Lure tuning and hacks cover the basics. Have you lost a favorite lure and replaced it with another one. It, however, is not catching fish. This is when you wonder what is wrong. The chances are it is out of tune. Lures are designed to act in a specific way.
If it is out of tune it will not act correctly, likely spooking fish instead of enticing a strike. Tuning fishing lures is easy, although, cheap lures are the exception. A good lure is only a few dollars more than the cheap knock offs and will work better.
Testing and Tuning a Lure
If a lure goes to the left or right on retrieve or rolls over during the retrieve it is out of tune. You can check a lure in clear calm water to see the action. If it does not retrieve straight towards the rod tip it is out of tune.
The knot is a common problem. Therefore, use a loop knot to prevent the problem. A knot tied tight to the lure tie eye can cause a lure to run incorrectly. Consequently, this is the first thing to check and eliminate as a problem.
A snap or split ring will solve the problem, however, they cause problems sometimes. Split rings are for attaching hooks to the lure. A few lures do use split rings on the line tie. If they are factory installed it is fine. Try to avoid adding items to correct the problem.
Lure Tuning Line Tie Method
The knot is okay, so either the line tie or bill is out of alignment. This is the easiest tuning problem to fix if it is the line tie. Bend the line tie to the correct position. For example, if the lure is going left bend the line tie very slightly to the right. Also, a little change in a line tie will make a big difference, do not over bend the line tie. Consequently, if the lure is tracking to the right. Bend the line tie to the left. Do not twist the line tie, as a result, this will damage the lure.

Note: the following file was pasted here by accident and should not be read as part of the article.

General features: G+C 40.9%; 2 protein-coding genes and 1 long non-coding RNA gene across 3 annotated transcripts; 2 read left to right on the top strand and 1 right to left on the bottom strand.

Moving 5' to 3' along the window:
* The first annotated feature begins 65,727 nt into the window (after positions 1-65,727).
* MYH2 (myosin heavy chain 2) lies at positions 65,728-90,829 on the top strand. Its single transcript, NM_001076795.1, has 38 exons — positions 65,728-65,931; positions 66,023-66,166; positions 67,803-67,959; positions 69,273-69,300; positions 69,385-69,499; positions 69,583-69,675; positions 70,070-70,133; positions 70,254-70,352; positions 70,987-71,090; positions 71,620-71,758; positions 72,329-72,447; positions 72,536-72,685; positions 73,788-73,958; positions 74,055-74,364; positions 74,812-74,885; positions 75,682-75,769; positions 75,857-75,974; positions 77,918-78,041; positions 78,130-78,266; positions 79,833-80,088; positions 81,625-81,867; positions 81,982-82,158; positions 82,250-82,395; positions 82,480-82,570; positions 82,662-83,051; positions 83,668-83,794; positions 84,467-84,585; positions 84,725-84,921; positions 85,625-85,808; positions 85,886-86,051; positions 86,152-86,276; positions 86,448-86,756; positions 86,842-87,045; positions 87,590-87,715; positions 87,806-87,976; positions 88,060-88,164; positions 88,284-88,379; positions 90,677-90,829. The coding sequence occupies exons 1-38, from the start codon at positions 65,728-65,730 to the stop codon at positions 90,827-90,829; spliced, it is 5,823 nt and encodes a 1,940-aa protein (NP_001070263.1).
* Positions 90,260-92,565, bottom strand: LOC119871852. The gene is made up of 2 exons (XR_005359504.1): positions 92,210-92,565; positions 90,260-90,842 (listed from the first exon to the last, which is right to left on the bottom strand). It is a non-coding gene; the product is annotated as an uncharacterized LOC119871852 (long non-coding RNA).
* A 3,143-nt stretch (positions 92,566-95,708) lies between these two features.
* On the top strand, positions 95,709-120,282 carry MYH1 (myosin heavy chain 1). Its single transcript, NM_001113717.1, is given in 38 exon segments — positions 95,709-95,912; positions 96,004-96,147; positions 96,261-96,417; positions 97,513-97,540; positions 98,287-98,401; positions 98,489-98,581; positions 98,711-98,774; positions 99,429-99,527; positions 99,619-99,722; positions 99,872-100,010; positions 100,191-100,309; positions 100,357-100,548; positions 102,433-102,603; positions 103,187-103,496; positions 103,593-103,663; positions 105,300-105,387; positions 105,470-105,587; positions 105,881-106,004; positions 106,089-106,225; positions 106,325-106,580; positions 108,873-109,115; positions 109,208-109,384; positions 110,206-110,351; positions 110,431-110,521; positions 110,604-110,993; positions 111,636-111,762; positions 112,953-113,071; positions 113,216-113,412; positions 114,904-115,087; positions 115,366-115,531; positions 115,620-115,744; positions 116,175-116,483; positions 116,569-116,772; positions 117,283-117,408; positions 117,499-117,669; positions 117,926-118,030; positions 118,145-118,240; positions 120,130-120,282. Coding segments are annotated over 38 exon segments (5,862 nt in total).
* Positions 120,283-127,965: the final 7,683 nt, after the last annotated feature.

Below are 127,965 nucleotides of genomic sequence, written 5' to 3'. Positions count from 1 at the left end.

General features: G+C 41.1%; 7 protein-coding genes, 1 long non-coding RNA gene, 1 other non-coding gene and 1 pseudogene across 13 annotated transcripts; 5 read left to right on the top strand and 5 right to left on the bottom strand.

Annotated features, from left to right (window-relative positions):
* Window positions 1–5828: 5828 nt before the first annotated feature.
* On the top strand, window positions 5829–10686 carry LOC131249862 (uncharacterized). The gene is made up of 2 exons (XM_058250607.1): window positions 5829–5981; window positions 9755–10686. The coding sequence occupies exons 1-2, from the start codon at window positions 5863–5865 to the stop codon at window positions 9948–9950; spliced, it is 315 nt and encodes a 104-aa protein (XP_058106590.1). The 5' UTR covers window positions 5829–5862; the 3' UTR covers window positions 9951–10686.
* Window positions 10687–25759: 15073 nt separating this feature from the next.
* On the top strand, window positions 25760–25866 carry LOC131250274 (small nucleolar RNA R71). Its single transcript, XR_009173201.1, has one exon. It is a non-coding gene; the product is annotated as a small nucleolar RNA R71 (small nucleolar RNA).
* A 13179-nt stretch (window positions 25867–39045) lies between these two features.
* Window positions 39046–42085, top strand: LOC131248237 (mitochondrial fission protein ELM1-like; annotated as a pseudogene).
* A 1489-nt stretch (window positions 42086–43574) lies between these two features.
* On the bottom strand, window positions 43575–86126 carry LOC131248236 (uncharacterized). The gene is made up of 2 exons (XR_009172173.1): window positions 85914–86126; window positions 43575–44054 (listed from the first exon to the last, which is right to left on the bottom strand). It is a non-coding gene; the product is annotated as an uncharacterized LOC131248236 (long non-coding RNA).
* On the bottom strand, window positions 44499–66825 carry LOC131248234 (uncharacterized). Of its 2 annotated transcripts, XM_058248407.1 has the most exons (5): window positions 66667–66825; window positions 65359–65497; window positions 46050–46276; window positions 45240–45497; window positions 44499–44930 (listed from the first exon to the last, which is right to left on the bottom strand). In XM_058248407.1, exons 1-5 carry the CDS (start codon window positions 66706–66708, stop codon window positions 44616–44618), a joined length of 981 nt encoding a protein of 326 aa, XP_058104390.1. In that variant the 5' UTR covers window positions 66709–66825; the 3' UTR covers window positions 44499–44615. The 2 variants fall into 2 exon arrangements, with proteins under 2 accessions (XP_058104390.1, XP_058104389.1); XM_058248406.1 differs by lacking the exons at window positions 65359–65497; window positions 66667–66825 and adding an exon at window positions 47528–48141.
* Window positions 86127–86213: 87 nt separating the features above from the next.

Lure Tuning the Lip
The line tie is not the problem after you try to adjust it. This implies a problem with the diving lip or bill. This is less common but does happen on lures especially cheaper made lures. The lips made out of metal are bendable. Use the line tie method to adjust. The exception is the bending direction. Bend to the right to correct the right running lure. Also, the metal lips can be bent up or down.
The result will be a change in the action and depth There are lures like Suicks and Jitterbugs anglers modify the metal lip for a different action, however, this will take a little experience through trial and error. Do not attempt to change the action unless it is a for sure thing you want to do to the lure. The chances are it will not go back to the original position easily.
A lure with a plastic lip that runs out is a bigger problem. The plastic does not bend with just pressure applied. Consequently, you have to heat the lip. It will soften allowing bending. This is why you should avoid cheap jerk baits and crankbaits. You can attempt to correct the problem but it is often not worth the headache.